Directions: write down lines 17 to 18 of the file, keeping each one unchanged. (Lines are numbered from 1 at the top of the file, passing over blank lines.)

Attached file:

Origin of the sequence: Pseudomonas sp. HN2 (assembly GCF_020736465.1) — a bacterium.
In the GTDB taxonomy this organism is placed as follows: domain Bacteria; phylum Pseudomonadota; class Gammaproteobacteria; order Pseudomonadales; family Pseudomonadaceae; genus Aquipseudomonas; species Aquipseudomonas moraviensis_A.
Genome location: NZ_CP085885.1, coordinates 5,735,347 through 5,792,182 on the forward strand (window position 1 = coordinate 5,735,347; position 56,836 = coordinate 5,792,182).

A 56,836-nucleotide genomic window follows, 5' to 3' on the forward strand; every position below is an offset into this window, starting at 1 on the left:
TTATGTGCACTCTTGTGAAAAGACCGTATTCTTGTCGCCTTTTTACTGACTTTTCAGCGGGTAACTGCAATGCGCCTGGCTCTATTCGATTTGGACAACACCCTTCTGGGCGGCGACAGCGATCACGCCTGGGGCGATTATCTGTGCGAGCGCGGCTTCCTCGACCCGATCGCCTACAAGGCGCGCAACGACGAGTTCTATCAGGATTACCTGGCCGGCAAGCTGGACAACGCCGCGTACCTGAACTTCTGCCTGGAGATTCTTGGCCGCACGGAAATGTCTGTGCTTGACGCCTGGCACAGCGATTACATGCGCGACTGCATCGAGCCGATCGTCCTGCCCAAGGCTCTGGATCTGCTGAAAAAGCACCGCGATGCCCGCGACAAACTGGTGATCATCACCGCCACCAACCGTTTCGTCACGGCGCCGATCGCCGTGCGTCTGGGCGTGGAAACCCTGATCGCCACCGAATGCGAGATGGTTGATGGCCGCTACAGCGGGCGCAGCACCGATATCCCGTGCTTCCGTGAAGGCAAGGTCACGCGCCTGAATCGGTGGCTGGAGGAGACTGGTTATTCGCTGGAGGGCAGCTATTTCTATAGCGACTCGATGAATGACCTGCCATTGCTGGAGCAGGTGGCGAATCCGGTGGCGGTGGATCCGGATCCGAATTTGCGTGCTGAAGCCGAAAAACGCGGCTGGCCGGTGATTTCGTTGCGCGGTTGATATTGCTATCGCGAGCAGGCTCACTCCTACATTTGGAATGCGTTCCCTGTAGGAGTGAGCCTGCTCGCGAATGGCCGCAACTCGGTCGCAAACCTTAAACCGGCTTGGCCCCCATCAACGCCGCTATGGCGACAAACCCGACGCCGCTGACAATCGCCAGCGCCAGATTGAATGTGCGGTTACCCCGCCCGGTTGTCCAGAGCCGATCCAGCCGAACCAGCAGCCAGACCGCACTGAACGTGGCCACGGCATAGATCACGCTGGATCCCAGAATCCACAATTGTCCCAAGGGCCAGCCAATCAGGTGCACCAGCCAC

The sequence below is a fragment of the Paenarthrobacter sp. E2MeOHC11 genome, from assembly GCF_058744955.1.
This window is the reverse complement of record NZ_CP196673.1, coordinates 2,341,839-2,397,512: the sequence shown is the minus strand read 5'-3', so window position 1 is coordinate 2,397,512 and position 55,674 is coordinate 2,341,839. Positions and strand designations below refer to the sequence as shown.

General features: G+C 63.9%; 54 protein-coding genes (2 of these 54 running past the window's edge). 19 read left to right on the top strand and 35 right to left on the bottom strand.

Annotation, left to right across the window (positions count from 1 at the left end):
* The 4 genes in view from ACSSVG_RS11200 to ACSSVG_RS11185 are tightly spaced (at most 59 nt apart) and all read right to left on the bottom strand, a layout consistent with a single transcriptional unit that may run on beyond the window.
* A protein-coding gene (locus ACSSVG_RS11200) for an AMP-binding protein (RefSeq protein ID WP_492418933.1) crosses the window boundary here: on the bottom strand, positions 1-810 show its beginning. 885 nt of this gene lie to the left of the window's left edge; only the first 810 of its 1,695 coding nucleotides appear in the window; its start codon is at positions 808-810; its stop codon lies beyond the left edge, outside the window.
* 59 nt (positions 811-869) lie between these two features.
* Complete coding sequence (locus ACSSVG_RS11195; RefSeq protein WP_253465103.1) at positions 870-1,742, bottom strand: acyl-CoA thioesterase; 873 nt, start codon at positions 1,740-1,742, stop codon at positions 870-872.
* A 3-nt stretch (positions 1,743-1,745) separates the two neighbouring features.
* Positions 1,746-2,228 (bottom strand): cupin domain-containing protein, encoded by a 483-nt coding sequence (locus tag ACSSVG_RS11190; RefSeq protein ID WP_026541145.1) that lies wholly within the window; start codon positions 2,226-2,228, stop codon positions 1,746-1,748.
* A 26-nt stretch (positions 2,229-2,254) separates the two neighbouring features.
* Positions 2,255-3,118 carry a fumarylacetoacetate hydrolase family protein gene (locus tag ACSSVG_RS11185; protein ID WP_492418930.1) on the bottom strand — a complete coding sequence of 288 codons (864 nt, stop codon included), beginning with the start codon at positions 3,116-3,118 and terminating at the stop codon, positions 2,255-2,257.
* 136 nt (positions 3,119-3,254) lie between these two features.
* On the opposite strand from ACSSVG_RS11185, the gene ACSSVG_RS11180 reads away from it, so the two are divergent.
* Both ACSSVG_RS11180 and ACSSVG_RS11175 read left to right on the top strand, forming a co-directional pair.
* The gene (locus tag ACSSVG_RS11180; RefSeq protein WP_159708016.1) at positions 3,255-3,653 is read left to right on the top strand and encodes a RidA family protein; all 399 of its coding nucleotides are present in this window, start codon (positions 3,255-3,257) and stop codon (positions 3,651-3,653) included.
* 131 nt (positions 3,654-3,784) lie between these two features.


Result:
* Positions 2,255-3,118 carry a fumarylacetoacetate hydrolase family protein gene (locus tag ACSSVG_RS11185; protein ID WP_492418930.1) on the bottom strand — a complete coding sequence of 288 codons (864 nt, stop codon included), beginning with the start codon at positions 3,116-3,118 and terminating at the stop codon, positions 2,255-2,257.
* 136 nt (positions 3,119-3,254) lie between these two features.